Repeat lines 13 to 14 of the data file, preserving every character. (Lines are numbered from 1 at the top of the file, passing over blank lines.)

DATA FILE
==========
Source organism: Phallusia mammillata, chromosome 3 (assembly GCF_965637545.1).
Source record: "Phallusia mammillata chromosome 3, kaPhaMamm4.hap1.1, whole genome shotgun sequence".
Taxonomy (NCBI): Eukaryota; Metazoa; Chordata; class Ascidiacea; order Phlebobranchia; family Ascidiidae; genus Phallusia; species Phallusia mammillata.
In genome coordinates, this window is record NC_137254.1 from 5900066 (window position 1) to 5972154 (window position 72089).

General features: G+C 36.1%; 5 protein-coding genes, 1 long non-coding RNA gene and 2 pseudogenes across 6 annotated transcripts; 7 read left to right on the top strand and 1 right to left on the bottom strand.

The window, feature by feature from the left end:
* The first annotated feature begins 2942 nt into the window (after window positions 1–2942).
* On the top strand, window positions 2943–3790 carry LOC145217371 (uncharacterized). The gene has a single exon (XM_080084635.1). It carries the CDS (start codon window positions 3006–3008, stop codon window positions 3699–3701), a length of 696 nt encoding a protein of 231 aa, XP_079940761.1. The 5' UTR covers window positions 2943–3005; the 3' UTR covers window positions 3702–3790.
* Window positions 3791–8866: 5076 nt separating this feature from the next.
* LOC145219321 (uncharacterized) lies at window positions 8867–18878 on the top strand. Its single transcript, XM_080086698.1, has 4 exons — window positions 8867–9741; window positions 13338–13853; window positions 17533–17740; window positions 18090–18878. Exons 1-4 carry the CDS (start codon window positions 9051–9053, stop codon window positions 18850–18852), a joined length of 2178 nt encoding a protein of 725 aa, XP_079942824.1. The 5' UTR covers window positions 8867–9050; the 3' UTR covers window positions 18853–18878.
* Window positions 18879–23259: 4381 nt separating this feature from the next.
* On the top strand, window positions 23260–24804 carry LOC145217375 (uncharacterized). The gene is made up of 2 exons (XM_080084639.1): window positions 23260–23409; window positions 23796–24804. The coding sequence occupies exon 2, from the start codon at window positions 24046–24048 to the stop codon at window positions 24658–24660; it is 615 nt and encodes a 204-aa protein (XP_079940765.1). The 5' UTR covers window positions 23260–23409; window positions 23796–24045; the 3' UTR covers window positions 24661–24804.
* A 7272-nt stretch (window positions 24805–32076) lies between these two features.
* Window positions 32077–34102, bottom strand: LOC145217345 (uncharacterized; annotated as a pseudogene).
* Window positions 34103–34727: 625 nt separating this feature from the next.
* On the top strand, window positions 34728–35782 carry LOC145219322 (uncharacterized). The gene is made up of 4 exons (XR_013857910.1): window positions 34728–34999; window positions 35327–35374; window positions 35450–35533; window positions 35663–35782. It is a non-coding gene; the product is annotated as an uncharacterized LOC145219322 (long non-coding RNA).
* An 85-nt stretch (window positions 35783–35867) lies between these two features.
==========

* A 7272-nt stretch (window positions 24805–32076) lies between these two features.
* Window positions 32077–34102, bottom strand: LOC145217345 (uncharacterized; annotated as a pseudogene).